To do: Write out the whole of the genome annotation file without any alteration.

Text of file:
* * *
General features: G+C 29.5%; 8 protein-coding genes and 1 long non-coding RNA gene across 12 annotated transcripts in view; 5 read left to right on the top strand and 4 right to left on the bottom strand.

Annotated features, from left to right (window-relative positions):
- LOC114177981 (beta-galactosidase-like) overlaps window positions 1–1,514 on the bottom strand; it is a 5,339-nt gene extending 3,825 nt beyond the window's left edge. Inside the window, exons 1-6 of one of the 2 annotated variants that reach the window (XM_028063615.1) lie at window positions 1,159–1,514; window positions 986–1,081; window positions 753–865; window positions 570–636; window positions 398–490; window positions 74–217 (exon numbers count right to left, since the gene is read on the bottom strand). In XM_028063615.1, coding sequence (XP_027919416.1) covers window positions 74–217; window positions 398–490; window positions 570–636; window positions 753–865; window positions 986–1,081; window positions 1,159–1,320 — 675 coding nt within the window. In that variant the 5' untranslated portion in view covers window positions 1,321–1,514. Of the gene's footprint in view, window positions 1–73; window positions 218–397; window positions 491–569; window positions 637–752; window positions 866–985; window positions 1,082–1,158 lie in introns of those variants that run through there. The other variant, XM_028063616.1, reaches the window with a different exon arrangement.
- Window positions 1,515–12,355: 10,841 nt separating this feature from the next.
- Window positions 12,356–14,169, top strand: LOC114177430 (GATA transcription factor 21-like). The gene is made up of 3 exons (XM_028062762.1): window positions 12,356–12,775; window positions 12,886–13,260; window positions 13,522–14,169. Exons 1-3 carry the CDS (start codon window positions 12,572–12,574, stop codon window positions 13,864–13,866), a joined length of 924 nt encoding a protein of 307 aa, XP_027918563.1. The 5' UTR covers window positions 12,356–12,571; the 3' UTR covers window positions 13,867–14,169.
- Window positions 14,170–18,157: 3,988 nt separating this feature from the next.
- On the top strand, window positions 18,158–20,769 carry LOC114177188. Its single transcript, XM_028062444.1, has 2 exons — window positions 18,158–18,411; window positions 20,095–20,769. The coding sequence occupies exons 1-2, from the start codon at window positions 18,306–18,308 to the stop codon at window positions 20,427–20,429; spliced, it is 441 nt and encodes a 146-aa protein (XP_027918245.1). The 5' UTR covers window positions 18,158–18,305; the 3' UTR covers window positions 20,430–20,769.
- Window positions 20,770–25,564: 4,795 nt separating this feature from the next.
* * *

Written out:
General features: G+C 29.5%; 8 protein-coding genes and 1 long non-coding RNA gene across 12 annotated transcripts in view; 5 read left to right on the top strand and 4 right to left on the bottom strand.

Annotated features, from left to right (window-relative positions):
- LOC114177981 (beta-galactosidase-like) overlaps window positions 1–1,514 on the bottom strand; it is a 5,339-nt gene extending 3,825 nt beyond the window's left edge. Inside the window, exons 1-6 of one of the 2 annotated variants that reach the window (XM_028063615.1) lie at window positions 1,159–1,514; window positions 986–1,081; window positions 753–865; window positions 570–636; window positions 398–490; window positions 74–217 (exon numbers count right to left, since the gene is read on the bottom strand). In XM_028063615.1, coding sequence (XP_027919416.1) covers window positions 74–217; window positions 398–490; window positions 570–636; window positions 753–865; window positions 986–1,081; window positions 1,159–1,320 — 675 coding nt within the window. In that variant the 5' untranslated portion in view covers window positions 1,321–1,514. Of the gene's footprint in view, window positions 1–73; window positions 218–397; window positions 491–569; window positions 637–752; window positions 866–985; window positions 1,082–1,158 lie in introns of those variants that run through there. The other variant, XM_028063616.1, reaches the window with a different exon arrangement.
- Window positions 1,515–12,355: 10,841 nt separating this feature from the next.
- Window positions 12,356–14,169, top strand: LOC114177430 (GATA transcription factor 21-like). The gene is made up of 3 exons (XM_028062762.1): window positions 12,356–12,775; window positions 12,886–13,260; window positions 13,522–14,169. Exons 1-3 carry the CDS (start codon window positions 12,572–12,574, stop codon window positions 13,864–13,866), a joined length of 924 nt encoding a protein of 307 aa, XP_027918563.1. The 5' UTR covers window positions 12,356–12,571; the 3' UTR covers window positions 13,867–14,169.
- Window positions 14,170–18,157: 3,988 nt separating this feature from the next.
- On the top strand, window positions 18,158–20,769 carry LOC114177188. Its single transcript, XM_028062444.1, has 2 exons — window positions 18,158–18,411; window positions 20,095–20,769. The coding sequence occupies exons 1-2, from the start codon at window positions 18,306–18,308 to the stop codon at window positions 20,427–20,429; spliced, it is 441 nt and encodes a 146-aa protein (XP_027918245.1). The 5' UTR covers window positions 18,158–18,305; the 3' UTR covers window positions 20,430–20,769.
- Window positions 20,770–25,564: 4,795 nt separating this feature from the next.